However, according to Atul Gawande there is a long list of vital innovations that don’t catch on just by sharing the information. The puzzle is, why? Gawande studied whether innovation diffusion was negatively impacted by economics, technical complexity, and other factors. What Gawande learned is that there is a pattern with stalled ideas. They attack problems that are big but, to most people, invisible; and making them work can be tedious and requires effort that may not yield its full impact until much later. In other words, they are “wicked problems” that have complex solutions and require changing social norms. Gawande notes that truly changing norms requires nearly one-on-one, on-site mentoring — which doesn’t sound like much of a solution. Gawande states, “It would require broad mobilization, substantial expense, and perhaps even the development of a new profession.” (Hmmm. Sounds like extension work.)

Gawande, who works in the medical field, continues: “Think about the creation of anesthesiology — it meant doubling the number of doctors in every operation, and we went ahead and did so. To reduce illiteracy, countries, starting with our own, built schools, trained professional teachers, and made education free and compulsory for all children. To improve farming, governments have sent hundreds of thousands of agriculture extension agents to visit farmers across America and every corner of the world and teach them up-to-date methods for increasing their crop yields. Such programs have been extraordinarily effective. They have cut the global illiteracy rate from one in three adults in 1970 to one in six today, and helped give us a Green Revolution that saved more than a billion people from starvation.”

Gawande then goes on to quote one of Iowa State’s own, Everett Rogers, the great scholar of how new ideas spread. Rogers wrote, “Diffusion is essentially a social process through which people talking to people spread an innovation.” Media can introduce an idea, but people look to other people they know and trust when they decide whether they will pursue that new idea. Extension — innovation and relationships. See you there.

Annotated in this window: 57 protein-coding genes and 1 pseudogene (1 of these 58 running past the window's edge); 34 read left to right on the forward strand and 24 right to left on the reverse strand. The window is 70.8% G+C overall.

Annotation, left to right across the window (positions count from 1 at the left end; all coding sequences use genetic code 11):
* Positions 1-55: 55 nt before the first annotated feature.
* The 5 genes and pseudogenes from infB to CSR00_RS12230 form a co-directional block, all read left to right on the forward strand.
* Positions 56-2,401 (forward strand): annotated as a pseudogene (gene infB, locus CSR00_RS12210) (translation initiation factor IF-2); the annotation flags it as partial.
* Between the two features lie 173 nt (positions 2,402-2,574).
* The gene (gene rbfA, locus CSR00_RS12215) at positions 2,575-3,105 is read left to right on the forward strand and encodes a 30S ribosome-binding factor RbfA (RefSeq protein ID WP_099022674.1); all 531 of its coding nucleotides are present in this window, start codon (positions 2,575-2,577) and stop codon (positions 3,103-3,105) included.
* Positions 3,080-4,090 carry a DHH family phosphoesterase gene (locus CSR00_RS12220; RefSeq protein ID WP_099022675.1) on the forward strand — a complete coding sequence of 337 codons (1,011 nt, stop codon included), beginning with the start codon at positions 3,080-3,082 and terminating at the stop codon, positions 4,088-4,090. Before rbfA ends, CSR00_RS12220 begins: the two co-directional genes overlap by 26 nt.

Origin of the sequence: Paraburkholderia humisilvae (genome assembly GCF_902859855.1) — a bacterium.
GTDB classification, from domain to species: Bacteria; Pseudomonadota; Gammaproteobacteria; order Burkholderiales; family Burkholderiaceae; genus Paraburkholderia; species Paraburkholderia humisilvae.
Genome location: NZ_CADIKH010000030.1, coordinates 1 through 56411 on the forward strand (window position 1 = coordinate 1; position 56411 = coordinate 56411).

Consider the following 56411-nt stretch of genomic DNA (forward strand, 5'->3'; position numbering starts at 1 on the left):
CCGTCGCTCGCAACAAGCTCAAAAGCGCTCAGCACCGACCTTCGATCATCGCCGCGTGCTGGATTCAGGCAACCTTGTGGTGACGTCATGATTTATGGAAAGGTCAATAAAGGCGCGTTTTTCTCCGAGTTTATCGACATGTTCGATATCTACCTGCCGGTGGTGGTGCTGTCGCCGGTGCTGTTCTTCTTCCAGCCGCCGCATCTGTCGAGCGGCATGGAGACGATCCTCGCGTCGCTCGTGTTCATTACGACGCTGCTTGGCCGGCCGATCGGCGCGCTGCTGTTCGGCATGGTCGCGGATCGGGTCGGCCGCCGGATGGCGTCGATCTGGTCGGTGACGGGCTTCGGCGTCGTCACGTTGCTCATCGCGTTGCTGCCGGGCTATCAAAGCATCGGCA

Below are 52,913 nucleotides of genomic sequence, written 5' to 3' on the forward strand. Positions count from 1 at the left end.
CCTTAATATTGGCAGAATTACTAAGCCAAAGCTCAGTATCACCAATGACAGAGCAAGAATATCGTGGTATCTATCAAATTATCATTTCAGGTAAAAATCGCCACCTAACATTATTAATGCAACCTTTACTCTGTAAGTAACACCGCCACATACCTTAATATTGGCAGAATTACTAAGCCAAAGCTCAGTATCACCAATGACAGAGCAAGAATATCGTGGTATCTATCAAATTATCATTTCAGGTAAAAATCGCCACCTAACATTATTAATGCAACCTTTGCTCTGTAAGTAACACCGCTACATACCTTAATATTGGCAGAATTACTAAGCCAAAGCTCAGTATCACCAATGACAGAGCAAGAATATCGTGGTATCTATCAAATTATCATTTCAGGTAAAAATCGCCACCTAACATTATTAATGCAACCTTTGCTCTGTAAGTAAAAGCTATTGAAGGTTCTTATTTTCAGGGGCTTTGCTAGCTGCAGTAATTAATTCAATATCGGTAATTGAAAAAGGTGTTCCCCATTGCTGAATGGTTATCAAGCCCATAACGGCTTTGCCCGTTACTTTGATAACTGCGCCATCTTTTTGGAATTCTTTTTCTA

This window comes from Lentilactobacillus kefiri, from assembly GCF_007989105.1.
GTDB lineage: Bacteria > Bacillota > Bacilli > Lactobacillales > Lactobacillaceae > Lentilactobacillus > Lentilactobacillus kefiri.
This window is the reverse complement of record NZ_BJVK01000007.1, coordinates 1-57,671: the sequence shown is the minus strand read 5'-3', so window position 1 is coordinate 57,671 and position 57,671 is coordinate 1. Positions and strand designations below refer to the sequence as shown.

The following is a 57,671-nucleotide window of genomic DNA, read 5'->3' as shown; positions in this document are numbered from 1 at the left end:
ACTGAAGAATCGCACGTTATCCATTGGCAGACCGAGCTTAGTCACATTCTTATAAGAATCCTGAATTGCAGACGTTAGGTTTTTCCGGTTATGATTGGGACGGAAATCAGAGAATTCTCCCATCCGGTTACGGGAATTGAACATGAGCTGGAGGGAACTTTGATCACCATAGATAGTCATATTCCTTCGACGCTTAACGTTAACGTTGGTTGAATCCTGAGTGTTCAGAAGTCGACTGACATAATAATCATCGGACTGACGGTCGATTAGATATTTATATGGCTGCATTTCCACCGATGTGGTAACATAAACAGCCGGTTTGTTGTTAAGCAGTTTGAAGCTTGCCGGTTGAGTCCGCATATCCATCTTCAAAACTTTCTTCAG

— Cathann

P.S. You can follow me on Twitter @cathannkress. Read Gawande’s article at http://www.newyorker.com/magazine/2013/07/29/slow-ideas.

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This Is the Work

April 9th, 2015

Early in my career (OK, a really long time ago), I was a hall adviser at Iowa State University. I was responsible for providing support services to students, primarily 800 women who lived in Maple Hall. Our staff had all kinds of plans for programs we wanted to implement and activities to engage students in optimizing their development. Yep. We were a pretty idealistic bunch.

But when you bring 800 people together, things happen. Some of them get sick. Some have really tough break-ups with their boyfriends. Some get engaged. Some lose their parents. Some fail a class. Some get scholarships. Some make poor choices, like the ones who decided to rappel from the top of the hall.

One frustrating and long day, one of my staff said it would be nice if we didn’t have so many distractions so we could just get our work done. But here’s the thing: this is the work. That’s true in ISU Extension and Outreach too. We really are about the people and people change, people have emotions, people have unexpected things happen to them, people have lives. This is the reason Mike Kruzeniski, director of experience design at Twitter, says it is so important to make sure you are thinking about how you want to build your organization while you are designing whatever great things your organization builds.